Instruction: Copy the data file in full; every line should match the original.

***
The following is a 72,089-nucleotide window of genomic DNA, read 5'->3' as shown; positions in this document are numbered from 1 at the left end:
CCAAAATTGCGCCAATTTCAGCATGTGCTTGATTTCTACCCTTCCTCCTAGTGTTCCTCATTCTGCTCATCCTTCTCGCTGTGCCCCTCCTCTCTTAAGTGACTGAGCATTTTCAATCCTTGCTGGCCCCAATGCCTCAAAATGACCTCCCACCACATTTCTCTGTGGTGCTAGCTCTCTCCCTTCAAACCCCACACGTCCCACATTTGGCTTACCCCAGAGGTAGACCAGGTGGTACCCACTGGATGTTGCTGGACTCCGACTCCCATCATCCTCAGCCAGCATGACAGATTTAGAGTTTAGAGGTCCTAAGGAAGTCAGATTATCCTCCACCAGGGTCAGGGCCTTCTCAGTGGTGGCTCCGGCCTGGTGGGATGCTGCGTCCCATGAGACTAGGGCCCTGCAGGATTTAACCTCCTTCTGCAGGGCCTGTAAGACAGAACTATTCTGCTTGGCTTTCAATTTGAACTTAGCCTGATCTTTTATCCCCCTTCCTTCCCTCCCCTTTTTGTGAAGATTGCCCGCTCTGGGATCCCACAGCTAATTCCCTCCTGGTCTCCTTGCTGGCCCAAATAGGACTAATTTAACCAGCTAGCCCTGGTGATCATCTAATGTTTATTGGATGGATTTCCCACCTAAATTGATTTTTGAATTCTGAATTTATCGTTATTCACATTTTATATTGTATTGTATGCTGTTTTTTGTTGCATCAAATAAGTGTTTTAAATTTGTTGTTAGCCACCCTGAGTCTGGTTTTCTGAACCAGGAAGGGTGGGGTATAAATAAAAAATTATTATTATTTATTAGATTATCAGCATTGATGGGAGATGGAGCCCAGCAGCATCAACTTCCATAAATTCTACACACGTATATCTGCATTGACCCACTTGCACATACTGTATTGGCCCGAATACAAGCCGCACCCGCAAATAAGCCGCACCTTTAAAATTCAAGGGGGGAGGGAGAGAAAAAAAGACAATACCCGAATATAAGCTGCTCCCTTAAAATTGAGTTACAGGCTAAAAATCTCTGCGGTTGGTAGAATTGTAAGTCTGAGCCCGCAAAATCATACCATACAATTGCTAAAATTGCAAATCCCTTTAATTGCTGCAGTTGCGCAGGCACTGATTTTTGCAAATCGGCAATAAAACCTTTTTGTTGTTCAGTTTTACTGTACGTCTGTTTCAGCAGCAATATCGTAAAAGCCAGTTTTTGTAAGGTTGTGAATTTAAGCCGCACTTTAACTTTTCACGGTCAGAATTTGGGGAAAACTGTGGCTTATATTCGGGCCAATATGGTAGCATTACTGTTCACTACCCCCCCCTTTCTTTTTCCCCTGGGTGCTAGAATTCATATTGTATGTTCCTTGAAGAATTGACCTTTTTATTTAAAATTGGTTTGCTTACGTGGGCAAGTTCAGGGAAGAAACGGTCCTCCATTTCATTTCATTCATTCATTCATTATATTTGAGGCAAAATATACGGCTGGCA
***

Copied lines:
The following is a 72,089-nucleotide window of genomic DNA, read 5'->3' as shown; positions in this document are numbered from 1 at the left end:
CCAAAATTGCGCCAATTTCAGCATGTGCTTGATTTCTACCCTTCCTCCTAGTGTTCCTCATTCTGCTCATCCTTCTCGCTGTGCCCCTCCTCTCTTAAGTGACTGAGCATTTTCAATCCTTGCTGGCCCCAATGCCTCAAAATGACCTCCCACCACATTTCTCTGTGGTGCTAGCTCTCTCCCTTCAAACCCCACACGTCCCACATTTGGCTTACCCCAGAGGTAGACCAGGTGGTACCCACTGGATGTTGCTGGACTCCGACTCCCATCATCCTCAGCCAGCATGACAGATTTAGAGTTTAGAGGTCCTAAGGAAGTCAGATTATCCTCCACCAGGGTCAGGGCCTTCTCAGTGGTGGCTCCGGCCTGGTGGGATGCTGCGTCCCATGAGACTAGGGCCCTGCAGGATTTAACCTCCTTCTGCAGGGCCTGTAAGACAGAACTATTCTGCTTGGCTTTCAATTTGAACTTAGCCTGATCTTTTATCCCCCTTCCTTCCCTCCCCTTTTTGTGAAGATTGCCCGCTCTGGGATCCCACAGCTAATTCCCTCCTGGTCTCCTTGCTGGCCCAAATAGGACTAATTTAACCAGCTAGCCCTGGTGATCATCTAATGTTTATTGGATGGATTTCCCACCTAAATTGATTTTTGAATTCTGAATTTATCGTTATTCACATTTTATATTGTATTGTATGCTGTTTTTTGTTGCATCAAATAAGTGTTTTAAATTTGTTGTTAGCCACCCTGAGTCTGGTTTTCTGAACCAGGAAGGGTGGGGTATAAATAAAAAATTATTATTATTTATTAGATTATCAGCATTGATGGGAGATGGAGCCCAGCAGCATCAACTTCCATAAATTCTACACACGTATATCTGCATTGACCCACTTGCACATACTGTATTGGCCCGAATACAAGCCGCACCCGCAAATAAGCCGCACCTTTAAAATTCAAGGGGGGAGGGAGAGAAAAAAAGACAATACCCGAATATAAGCTGCTCCCTTAAAATTGAGTTACAGGCTAAAAATCTCTGCGGTTGGTAGAATTGTAAGTCTGAGCCCGCAAAATCATACCATACAATTGCTAAAATTGCAAATCCCTTTAATTGCTGCAGTTGCGCAGGCACTGATTTTTGCAAATCGGCAATAAAACCTTTTTGTTGTTCAGTTTTACTGTACGTCTGTTTCAGCAGCAATATCGTAAAAGCCAGTTTTTGTAAGGTTGTGAATTTAAGCCGCACTTTAACTTTTCACGGTCAGAATTTGGGGAAAACTGTGGCTTATATTCGGGCCAATATGGTAGCATTACTGTTCACTACCCCCCCCTTTCTTTTTCCCCTGGGTGCTAGAATTCATATTGTATGTTCCTTGAAGAATTGACCTTTTTATTTAAAATTGGTTTGCTTACGTGGGCAAGTTCAGGGAAGAAACGGTCCTCCATTTCATTTCATTCATTCATTCATTATATTTGAGGCAAAATATACGGCTGGCA